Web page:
3. They are distrustful of strangers.
These little pups are full of love and affection for their family members, so you may be surprised to find out that they easily get anxious and uncomfortable around strangers. They inherit this trait from both parent breeds, but the degree to which they are wary with strangers around can vary quite a bit. Your pooch is likely to be a bit timid and unsure at first but then warm up gradually.
Temperament & Intelligence of the Broodle Griffon
The Broodle Griffon is a cheerful and positive little pooch who is bound to bring a lot of joy and laughter wherever they go. They are energetic and love human interaction, so they are always in the mood to play.
These pups are loyal and loving, and they crave attention from their owners. They enjoy playtime and exercise, but they are happiest when they can curl up on your lap or snuggle next to you on the couch. They have a warm and loving demeanor that will present itself through lots of affection.
Are These Dogs Good for Families?
The Broodle Griffon makes an excellent family dog. They will happily get along with and spend time with any member of your family, young or old, and this includes children as well. They may have small bodies, but they have big hearts, so there will be plenty of love to go around!
These dogs are great with kids of all ages as well. However, you should supervise your child when playing with your Broodle Griffon, only because this is a very small dog that can easily be hurt by rough play. Your child will never be in danger, but you’ll want to make sure your pup doesn’t accidentally get injured.
Like we mentioned earlier, the Broodle Griffon can easily adopt “small dog syndrome,” which leaves them feeling in a position of power and authority in your home. You’ll want as many family members as possible to pitch in on training, as this will help establish your dog’s place in your home and dominance for all of your family.
Does This Breed Get Along with Other Pets?
The love and acceptance the Broodle Griffon has for its human family members will extend to any other dogs you have at home as well. These are welcoming and loving dogs that won’t have any issue cohabitating with furry brethren. You may find that your pooch is a bit timid around or distrustful of unfamiliar dogs they meet on walks or at dog parks, but you’ll never see any aggression from your dog in these cases. Early socialization will go a long way in establishing good relationships between your Broodle Griffon and any other dog in our outside of your home.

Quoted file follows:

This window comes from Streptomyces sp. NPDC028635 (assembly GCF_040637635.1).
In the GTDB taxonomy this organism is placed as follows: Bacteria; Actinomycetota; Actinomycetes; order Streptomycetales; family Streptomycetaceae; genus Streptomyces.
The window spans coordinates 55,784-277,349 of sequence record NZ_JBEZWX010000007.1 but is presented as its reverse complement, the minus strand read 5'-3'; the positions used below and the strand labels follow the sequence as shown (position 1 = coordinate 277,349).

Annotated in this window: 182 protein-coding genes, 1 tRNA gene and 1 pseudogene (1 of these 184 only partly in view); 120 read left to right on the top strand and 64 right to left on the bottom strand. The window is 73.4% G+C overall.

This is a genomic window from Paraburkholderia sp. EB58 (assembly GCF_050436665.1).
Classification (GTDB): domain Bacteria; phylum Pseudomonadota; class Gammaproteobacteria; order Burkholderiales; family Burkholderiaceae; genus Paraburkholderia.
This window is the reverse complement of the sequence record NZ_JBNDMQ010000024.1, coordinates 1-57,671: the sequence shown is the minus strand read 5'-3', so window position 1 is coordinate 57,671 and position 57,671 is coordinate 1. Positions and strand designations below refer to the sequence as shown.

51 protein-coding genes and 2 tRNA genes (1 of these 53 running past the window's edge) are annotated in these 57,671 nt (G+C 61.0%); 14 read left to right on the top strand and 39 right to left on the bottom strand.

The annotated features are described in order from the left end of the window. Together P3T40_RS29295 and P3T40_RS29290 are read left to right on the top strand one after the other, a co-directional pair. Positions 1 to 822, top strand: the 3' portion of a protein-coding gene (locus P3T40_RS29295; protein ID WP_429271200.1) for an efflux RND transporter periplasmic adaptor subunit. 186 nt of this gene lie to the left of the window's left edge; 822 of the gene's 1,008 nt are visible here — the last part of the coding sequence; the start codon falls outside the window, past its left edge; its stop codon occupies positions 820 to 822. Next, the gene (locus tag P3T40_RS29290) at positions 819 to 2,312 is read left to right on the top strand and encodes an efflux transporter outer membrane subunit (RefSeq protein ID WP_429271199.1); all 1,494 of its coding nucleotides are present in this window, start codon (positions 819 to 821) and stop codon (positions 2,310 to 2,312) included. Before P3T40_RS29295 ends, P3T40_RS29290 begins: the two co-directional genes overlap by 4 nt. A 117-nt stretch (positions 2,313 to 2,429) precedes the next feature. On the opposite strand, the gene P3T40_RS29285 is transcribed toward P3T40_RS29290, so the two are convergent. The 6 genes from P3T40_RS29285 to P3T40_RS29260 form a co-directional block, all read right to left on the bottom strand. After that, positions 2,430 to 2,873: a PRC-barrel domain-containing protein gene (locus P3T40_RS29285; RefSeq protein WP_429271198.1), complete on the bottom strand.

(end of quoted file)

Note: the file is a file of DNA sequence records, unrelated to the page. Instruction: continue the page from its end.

Because the Brussels Griffon was bred to rid areas of rodents, your Broodle Griffon is likely to have a fairly high prey drive. This means that, while they’ll get along with dogs just fine, cats may present an issue. Early socialization with your cats may help establish a positive relationship, but these pups are recommended for homes without cats, rabbits, or other small animals.
Things to Know When Owning a Broodle Griffon
Food & Diet Requirements
Given your dog’s size, you can expect a fairly small appetite from your pooch. Expect to feed your dog about a cup of dry dog food daily, and this should be split up into two meals throughout the day.
There aren’t many diet requirements for this breed other than offering food that is high in protein and contains multiple sources like fish, chicken, and beef. Your dog may be small, but their level of activity and playfulness will usually be high, so a nutrient-dense food packed with protein is best to keep your dog happy and healthy.
Your Broodle Griffon will be perky and energetic despite their small size, so you’ll need to set aside plenty of time for exercise each day. You should plan to dedicate about 45 minutes on a daily basis for walks or outdoor play.
Your dog will have a fairly constant energy level, so they’re likely to be in the mood to play almost all the time. While playtime is great for these dogs, especially given how much they love human interaction, it shouldn’t replace dedicated exercise time.